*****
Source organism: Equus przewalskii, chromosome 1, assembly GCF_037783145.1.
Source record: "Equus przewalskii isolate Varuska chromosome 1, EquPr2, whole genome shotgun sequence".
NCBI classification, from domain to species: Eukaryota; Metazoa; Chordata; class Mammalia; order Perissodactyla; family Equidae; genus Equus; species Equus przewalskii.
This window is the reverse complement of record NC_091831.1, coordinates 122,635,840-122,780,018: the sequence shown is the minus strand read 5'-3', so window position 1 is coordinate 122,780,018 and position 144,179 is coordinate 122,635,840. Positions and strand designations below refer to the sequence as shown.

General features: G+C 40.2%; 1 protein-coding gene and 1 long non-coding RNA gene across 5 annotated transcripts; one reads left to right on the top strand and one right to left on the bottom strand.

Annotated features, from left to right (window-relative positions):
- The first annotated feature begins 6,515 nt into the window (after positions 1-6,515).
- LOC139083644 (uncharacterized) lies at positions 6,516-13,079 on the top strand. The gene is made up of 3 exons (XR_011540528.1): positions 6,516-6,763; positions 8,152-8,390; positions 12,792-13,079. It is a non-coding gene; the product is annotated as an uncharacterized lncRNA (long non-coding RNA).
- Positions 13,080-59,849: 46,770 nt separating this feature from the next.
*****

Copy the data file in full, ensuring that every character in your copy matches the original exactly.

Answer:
Source organism: Equus przewalskii, chromosome 1, assembly GCF_037783145.1.
Source record: "Equus przewalskii isolate Varuska chromosome 1, EquPr2, whole genome shotgun sequence".
NCBI classification, from domain to species: Eukaryota; Metazoa; Chordata; class Mammalia; order Perissodactyla; family Equidae; genus Equus; species Equus przewalskii.
This window is the reverse complement of record NC_091831.1, coordinates 122,635,840-122,780,018: the sequence shown is the minus strand read 5'-3', so window position 1 is coordinate 122,780,018 and position 144,179 is coordinate 122,635,840. Positions and strand designations below refer to the sequence as shown.

General features: G+C 40.2%; 1 protein-coding gene and 1 long non-coding RNA gene across 5 annotated transcripts; one reads left to right on the top strand and one right to left on the bottom strand.

Annotated features, from left to right (window-relative positions):
- The first annotated feature begins 6,515 nt into the window (after positions 1-6,515).
- LOC139083644 (uncharacterized) lies at positions 6,516-13,079 on the top strand. The gene is made up of 3 exons (XR_011540528.1): positions 6,516-6,763; positions 8,152-8,390; positions 12,792-13,079. It is a non-coding gene; the product is annotated as an uncharacterized lncRNA (long non-coding RNA).
- Positions 13,080-59,849: 46,770 nt separating this feature from the next.